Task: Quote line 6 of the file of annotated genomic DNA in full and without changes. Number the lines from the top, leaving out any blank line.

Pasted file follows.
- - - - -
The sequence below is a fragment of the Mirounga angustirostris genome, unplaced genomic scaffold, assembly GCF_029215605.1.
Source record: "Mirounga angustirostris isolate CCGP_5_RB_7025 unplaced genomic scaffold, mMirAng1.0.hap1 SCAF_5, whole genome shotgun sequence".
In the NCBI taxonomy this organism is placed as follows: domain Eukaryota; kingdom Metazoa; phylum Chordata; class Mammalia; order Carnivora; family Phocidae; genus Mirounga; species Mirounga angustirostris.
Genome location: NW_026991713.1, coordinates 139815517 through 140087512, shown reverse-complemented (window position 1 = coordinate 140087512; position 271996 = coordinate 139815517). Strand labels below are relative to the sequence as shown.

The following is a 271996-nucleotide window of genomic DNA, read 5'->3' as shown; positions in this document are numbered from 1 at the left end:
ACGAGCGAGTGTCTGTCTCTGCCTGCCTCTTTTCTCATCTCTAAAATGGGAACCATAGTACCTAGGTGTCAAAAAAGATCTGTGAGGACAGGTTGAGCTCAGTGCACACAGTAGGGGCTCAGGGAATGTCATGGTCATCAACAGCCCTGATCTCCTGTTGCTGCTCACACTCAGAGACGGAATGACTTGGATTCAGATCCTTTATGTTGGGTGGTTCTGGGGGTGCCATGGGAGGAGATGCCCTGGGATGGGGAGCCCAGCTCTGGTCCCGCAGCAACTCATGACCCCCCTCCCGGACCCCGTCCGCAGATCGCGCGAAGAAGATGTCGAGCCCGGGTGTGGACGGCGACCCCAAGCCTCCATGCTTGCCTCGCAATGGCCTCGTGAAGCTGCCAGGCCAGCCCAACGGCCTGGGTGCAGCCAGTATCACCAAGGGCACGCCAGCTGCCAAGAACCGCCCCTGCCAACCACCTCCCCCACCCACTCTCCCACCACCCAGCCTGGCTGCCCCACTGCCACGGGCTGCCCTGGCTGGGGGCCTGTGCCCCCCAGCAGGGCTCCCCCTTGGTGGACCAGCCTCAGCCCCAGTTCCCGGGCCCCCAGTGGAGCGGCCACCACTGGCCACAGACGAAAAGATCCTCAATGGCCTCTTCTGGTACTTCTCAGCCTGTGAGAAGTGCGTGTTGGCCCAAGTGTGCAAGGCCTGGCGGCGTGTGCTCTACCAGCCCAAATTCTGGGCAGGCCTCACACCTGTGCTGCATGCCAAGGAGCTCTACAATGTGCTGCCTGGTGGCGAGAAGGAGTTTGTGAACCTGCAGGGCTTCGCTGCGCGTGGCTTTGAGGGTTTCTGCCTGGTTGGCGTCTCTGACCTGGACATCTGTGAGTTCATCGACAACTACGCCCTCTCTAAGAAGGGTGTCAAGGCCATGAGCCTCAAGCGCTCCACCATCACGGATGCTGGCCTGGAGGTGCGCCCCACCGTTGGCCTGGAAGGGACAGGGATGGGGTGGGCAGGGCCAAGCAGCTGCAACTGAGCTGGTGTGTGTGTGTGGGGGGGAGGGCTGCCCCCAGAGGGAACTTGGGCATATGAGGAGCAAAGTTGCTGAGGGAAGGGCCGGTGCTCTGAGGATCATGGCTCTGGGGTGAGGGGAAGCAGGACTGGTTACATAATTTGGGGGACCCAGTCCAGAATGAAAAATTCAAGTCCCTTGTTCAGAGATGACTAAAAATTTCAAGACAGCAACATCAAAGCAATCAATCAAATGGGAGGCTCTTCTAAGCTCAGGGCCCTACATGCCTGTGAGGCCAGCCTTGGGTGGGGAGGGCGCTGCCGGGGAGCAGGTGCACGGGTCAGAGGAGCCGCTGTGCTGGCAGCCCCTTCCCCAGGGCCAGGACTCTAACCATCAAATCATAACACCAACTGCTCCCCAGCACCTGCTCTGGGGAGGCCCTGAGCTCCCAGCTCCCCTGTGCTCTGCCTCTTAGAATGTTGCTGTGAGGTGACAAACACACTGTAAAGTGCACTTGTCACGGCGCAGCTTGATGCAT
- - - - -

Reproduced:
ACGAGCGAGTGTCTGTCTCTGCCTGCCTCTTTTCTCATCTCTAAAATGGGAACCATAGTACCTAGGTGTCAAAAAAGATCTGTGAGGACAGGTTGAGCTCAGTGCACACAGTAGGGGCTCAGGGAATGTCATGGTCATCAACAGCCCTGATCTCCTGTTGCTGCTCACACTCAGAGACGGAATGACTTGGATTCAGATCCTTTATGTTGGGTGGTTCTGGGGGTGCCATGGGAGGAGATGCCCTGGGATGGGGAGCCCAGCTCTGGTCCCGCAGCAACTCATGACCCCCCTCCCGGACCCCGTCCGCAGATCGCGCGAAGAAGATGTCGAGCCCGGGTGTGGACGGCGACCCCAAGCCTCCATGCTTGCCTCGCAATGGCCTCGTGAAGCTGCCAGGCCAGCCCAACGGCCTGGGTGCAGCCAGTATCACCAAGGGCACGCCAGCTGCCAAGAACCGCCCCTGCCAACCACCTCCCCCACCCACTCTCCCACCACCCAGCCTGGCTGCCCCACTGCCACGGGCTGCCCTGGCTGGGGGCCTGTGCCCCCCAGCAGGGCTCCCCCTTGGTGGACCAGCCTCAGCCCCAGTTCCCGGGCCCCCAGTGGAGCGGCCACCACTGGCCACAGACGAAAAGATCCTCAATGGCCTCTTCTGGTACTTCTCAGCCTGTGAGAAGTGCGTGTTGGCCCAAGTGTGCAAGGCCTGGCGGCGTGTGCTCTACCAGCCCAAATTCTGGGCAGGCCTCACACCTGTGCTGCATGCCAAGGAGCTCTACAATGTGCTGCCTGGTGGCGAGAAGGAGTTTGTGAACCTGCAGGGCTTCGCTGCGCGTGGCTTTGAGGGTTTCTGCCTGGTTGGCGTCTCTGACCTGGACATCTGTGAGTTCATCGACAACTACGCCCTCTCTAAGAAGGGTGTCAAGGCCATGAGCCTCAAGCGCTCCACCATCACGGATGCTGGCCTGGAGGTGCGCCCCACCGTTGGCCTGGAAGGGACAGGGATGGGGTGGGCAGGGCCAAGCAGCTGCAACTGAGCTGGTGTGTGTGTGTGGGGGGGAGGGCTGCCCCCAGAGGGAACTTGGGCATATGAGGAGCAAAGTTGCTGAGGGAAGGGCCGGTGCTCTGAGGATCATGGCTCTGGGGTGAGGGGAAGCAGGACTGGTTACATAATTTGGGGGACCCAGTCCAGAATGAAAAATTCAAGTCCCTTGTTCAGAGATGACTAAAAATTTCAAGACAGCAACATCAAAGCAATCAATCAAATGGGAGGCTCTTCTAAGCTCAGGGCCCTACATGCCTGTGAGGCCAGCCTTGGGTGGGGAGGGCGCTGCCGGGGAGCAGGTGCACGGGTCAGAGGAGCCGCTGTGCTGGCAGCCCCTTCCCCAGGGCCAGGACTCTAACCATCAAATCATAACACCAACTGCTCCCCAGCACCTGCTCTGGGGAGGCCCTGAGCTCCCAGCTCCCCTGTGCTCTGCCTCTTAGAATGTTGCTGTGAGGTGACAAACACACTGTAAAGTGCACTTGTCACGGCGCAGCTTGATGCAT